I don’t normally repost things from Language Log, figuring that most Hat readers also check the Log, but this is so bizarre to me I have to bring it to the attention of those who don’t. Lori Levin writes: “Some of my students say ‘will have had gone’ sounds completely normal to them, and some won’t accept it at all.” Mark Liberman, who posted it, adds some examples from the web:
I’m hoping someone will have had gone through a similar situation and will have some good words of advice for you.
A very large percentage of my viewers reading this will have had gone through an experience where they had to go through sending in mail in rebates to get a substantial discount.
If not for your witty remarks i will have had gone insane
Et cetera. This, for me, is far worse than “I’m done work”; it sounds like some bizarre parody of English verbal constructions. And yet for some substantial number of English speakers, it’s perfectly normal. In the comments to the Log post, linguist Andrew Carnie (aka Aindriú Ó Cearnaigh, Anndra Mac a’ Chearnaigh) says:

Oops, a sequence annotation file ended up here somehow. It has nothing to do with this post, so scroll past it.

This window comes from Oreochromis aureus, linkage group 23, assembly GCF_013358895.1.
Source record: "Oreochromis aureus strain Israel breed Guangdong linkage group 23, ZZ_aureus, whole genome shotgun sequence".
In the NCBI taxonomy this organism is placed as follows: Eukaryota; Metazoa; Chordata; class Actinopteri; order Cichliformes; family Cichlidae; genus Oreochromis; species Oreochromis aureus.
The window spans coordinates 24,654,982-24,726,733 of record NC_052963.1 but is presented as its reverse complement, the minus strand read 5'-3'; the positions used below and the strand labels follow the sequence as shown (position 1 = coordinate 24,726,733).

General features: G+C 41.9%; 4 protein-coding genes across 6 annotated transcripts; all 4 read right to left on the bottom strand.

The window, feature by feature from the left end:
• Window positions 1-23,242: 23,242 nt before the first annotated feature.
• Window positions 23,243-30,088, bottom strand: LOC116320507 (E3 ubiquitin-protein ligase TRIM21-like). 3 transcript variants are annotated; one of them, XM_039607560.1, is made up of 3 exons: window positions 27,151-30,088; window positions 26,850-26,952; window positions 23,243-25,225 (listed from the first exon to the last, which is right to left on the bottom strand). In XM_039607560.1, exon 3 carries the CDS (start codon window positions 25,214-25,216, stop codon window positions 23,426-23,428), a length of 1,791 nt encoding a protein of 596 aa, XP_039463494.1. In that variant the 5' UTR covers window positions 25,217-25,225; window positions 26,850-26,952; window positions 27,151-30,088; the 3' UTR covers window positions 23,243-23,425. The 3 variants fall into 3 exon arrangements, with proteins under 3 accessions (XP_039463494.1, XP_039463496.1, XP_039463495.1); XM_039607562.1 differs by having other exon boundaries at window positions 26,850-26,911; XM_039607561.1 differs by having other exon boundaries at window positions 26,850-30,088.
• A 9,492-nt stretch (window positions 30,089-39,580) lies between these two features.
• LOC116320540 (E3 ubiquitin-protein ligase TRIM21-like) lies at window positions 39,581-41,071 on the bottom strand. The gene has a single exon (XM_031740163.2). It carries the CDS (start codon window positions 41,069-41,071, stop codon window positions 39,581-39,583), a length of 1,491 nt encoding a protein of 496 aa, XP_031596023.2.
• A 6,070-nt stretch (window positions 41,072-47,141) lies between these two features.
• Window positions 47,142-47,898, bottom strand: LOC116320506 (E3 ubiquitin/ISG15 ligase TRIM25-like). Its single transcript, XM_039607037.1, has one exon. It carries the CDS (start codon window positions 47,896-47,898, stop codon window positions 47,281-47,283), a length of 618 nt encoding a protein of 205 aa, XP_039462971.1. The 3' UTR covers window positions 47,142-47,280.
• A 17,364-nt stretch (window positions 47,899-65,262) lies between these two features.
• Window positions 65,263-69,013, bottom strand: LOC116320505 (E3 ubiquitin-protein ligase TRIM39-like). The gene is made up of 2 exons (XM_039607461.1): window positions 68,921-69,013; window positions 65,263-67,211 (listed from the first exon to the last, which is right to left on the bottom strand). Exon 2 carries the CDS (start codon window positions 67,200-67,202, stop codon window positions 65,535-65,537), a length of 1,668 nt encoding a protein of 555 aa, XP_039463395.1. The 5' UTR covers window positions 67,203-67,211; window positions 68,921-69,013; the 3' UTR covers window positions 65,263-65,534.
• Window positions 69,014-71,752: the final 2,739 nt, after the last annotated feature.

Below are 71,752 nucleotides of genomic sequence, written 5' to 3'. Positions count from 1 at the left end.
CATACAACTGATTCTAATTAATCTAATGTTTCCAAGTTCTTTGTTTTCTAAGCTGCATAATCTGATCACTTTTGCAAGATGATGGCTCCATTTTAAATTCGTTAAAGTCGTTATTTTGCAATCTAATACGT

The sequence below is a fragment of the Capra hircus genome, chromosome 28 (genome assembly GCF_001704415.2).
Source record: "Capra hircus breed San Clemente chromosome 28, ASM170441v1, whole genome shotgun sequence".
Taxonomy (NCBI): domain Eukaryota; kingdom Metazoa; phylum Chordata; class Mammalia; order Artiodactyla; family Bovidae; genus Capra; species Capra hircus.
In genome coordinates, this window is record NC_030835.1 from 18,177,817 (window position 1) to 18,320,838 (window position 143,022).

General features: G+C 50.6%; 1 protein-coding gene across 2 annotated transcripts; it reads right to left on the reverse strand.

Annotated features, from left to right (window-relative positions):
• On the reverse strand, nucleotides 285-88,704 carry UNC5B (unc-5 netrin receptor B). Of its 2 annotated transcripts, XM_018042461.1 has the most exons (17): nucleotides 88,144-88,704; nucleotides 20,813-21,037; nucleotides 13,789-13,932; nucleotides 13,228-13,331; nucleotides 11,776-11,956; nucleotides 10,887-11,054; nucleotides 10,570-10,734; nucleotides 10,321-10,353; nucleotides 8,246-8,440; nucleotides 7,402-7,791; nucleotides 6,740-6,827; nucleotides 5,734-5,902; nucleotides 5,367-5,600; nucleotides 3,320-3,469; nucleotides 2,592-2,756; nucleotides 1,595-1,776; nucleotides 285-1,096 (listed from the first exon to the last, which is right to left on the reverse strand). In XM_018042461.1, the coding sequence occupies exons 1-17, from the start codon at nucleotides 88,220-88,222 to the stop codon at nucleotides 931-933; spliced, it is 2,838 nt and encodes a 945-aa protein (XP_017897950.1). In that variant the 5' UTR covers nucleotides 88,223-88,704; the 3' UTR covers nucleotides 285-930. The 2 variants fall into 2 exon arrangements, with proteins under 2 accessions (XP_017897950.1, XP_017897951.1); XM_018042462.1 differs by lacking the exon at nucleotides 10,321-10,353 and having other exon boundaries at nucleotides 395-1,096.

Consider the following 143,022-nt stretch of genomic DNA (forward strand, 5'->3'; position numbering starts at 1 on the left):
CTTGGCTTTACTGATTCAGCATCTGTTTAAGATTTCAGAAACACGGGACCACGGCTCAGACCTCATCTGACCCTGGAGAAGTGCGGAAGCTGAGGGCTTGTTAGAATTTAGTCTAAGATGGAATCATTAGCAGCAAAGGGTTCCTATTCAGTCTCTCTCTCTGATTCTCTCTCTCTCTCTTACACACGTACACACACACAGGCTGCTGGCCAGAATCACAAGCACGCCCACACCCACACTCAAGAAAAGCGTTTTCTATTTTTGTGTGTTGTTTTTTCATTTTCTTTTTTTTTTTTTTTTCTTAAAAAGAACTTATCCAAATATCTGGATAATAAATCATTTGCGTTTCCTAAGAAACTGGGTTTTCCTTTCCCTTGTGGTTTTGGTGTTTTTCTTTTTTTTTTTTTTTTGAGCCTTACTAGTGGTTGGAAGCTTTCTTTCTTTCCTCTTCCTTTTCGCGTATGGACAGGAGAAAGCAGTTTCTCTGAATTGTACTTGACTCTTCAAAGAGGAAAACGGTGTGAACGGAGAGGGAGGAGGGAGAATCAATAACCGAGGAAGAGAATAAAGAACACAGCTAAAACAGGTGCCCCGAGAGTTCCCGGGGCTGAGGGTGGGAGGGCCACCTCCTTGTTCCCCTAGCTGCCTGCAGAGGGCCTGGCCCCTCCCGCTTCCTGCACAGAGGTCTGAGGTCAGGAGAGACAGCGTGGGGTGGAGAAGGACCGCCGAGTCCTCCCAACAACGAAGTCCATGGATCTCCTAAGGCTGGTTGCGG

Dan Siddiqi, Maria Biezma and I have been working on the non-standard had+have construction recently. Dan and I are both native speakers of dialects with this construction. Dan and I have a paper appearing in the next issue of Snippets. We argue there that the syntax and morphology of the first “have” shows that it behaves entirely like a modal. Our work with Maria is currently on going so I don’t want to give away the punch line, but we’re investigating the semantics of this construction and how it differs from other counterfactuals, in particular about the semantic contributions of the second “have” which seem to go above and beyond those of mere aspect. In particular, there are some very strange, but surprisingly consistent, ways in which this construction behaves with respect to presuppositional cancellation.
As usual, my questions are: Do any of you find this construction acceptable? Do you use it yourself?